{1 - 24} GreyGrey
{25 - 49} GreenGreen
{50 - 499} BlueBlue
{500 - 4999} OrangeOrange
{5000 - 24999} RedRed
{25000+} BlackBlack

Please confirm that you would like to report this for an admin to review.


What does your dentist want you to do?

Do they want you to diagnose conditions before they come in and do the exam?
Do they want you to leave notes about watch areas and cavities?
Discuss perio depths?
Blow air during the exam?
Make suggestions on treatments?

What else? I am a new hygienist temping in various offices? I am asked to do different things almost each office, so I’m wondering what the norm is.
I do try to have the light ready, and the mirror and explorer out and clean. X-rays up. Other than that I’m pretty clueless. It was drummed into us never diagnose at school, so it confuses me to be asked “did I see anything?”



Confirm that you would like to Remove Email Alerts for your question. You cant undo this and you will not be able to re-subscribe.


5 Answers

I always write down any ‘suspicious’ areas I detect during the prophy or that I see on x-rays. I inform Dr as to probings and any concerns there. I isolate mirror and explorer for exam. Hope this helps. It will definitely get easier with experience.

Confirm that you would like to select this answer as the "Best Answer" to your question. This will bring this answer to to top and be highlighted as "Best Answer". You can always change this if a better answer is given.


I circle the tooth numbers that I have a “concern”. Then when the exam starts I tell them the concern and they check and tell me what and if anything needs to be done. The school teaches you to diagnose. You diagnose in a way that the dentist has the final say. If you think a tooth needs endo and crown then you can tell pt about possible options for the tooth and tell them that the doctor will let us know which option will be best. Sometimes you will see what they do not see and vice versa. Four eyes are better than two.

Confirm that you would like to select this answer as the "Best Answer" to your question. This will bring this answer to to top and be highlighted as "Best Answer". You can always change this if a better answer is given.


I worked for a dentist that wanted me to control the light and chair for the patient. She also did not want me saying anything that I saw as suspicious. My current office the dentist moves the light for himself and the chair. I make sure to have the mirror and explorer out and clean for him. WIth him I also let him know if I found something “suspicious” in the mouth or on radiographs. He will also ask me if I have any concerns with the patients oral health. I also note from previous exams if there were any watches and then he will double check them. It all depends on the dentist you work for and I just roll with it 🙂

Confirm that you would like to select this answer as the "Best Answer" to your question. This will bring this answer to to top and be highlighted as "Best Answer". You can always change this if a better answer is given.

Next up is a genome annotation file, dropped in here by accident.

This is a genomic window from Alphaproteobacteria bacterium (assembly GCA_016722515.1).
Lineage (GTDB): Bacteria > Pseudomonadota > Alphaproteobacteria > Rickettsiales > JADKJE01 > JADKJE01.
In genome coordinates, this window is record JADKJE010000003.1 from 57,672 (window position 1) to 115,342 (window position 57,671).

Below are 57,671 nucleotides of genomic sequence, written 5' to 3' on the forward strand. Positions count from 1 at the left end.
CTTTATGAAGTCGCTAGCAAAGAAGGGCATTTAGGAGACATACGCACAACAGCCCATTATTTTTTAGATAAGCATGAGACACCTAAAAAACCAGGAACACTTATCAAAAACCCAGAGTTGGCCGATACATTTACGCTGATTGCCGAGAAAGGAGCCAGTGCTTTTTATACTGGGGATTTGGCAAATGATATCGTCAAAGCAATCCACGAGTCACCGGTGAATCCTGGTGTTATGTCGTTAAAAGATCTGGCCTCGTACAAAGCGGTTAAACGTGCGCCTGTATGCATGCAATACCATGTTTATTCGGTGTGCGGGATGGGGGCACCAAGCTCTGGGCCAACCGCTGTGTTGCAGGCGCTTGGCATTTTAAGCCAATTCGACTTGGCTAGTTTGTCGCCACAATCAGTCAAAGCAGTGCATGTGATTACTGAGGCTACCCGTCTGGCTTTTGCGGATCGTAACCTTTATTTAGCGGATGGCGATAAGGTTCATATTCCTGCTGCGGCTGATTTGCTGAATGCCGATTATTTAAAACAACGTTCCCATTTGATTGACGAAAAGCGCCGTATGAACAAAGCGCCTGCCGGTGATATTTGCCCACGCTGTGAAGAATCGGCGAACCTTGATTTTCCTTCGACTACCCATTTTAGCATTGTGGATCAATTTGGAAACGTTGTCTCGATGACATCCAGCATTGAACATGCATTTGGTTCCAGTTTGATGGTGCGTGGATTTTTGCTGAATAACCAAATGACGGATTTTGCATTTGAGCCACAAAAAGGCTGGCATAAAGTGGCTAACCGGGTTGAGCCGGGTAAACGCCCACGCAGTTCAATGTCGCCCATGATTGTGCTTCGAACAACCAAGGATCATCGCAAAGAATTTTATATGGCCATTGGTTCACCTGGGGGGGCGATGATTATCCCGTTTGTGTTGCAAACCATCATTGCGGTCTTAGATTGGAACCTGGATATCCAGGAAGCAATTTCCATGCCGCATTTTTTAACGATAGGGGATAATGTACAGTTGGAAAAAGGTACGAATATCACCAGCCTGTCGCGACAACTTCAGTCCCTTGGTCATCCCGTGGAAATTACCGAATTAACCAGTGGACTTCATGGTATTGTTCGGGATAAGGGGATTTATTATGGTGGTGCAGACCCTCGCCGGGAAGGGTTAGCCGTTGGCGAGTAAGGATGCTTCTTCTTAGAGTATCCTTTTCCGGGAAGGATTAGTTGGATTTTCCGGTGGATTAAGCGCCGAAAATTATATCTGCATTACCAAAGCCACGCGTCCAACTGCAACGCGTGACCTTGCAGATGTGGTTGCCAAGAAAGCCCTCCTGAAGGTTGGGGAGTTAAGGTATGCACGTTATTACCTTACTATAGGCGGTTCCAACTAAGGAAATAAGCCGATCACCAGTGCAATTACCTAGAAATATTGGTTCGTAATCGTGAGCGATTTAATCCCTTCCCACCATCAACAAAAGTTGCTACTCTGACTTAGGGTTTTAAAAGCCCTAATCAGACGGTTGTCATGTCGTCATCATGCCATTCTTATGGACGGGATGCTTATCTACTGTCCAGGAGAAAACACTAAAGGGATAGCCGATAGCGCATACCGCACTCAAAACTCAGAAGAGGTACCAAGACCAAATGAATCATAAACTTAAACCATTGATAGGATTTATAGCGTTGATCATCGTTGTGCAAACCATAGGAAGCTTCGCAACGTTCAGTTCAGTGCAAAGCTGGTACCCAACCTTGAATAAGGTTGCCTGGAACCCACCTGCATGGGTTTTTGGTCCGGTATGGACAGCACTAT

Prior to my dentist coming in to the exam – I have already performed ‘my own’ exam. So what I do is take any radiographs, evaluate them. Next take intra-oral photos of ANY concerning area (also a facial and lingual image of anterior teeth to document how they looked pre-trauma in case DMD needs to fix a chip or missing tooth at some point). After I look around and mark anything suspicious, take IOC’s and evaluate radiographs – We utilize something called a ‘PASS’ note. It’s a mini-note following a template where I write out these findings/medical concerns and I go hand to the dentist to let her know that I am ready for the exam at any time. She will then review Rad’s in another room and then come in for the exam already knowing what to look for. Works well!

Confirm that you would like to select this answer as the "Best Answer" to your question. This will bring this answer to to top and be highlighted as "Best Answer". You can always change this if a better answer is given.


It’s hard when you are temping because you never really know what a doctor will want since they are all different! My office I look At radiographs with patients And explain Any suspicious lesions to them at that time. When I get the doctor I suggest my diagnosis and see what they say. Mist of the time they agree w me. After working w the same dentist for awhile you will get to know how they diagnose and if they are conservative or liberal w treatment.

Confirm that you would like to select this answer as the "Best Answer" to your question. This will bring this answer to to top and be highlighted as "Best Answer". You can always change this if a better answer is given.


You must be Logged In to Answer this Question

Already a Member, Log In
Not a member yet? Sign Up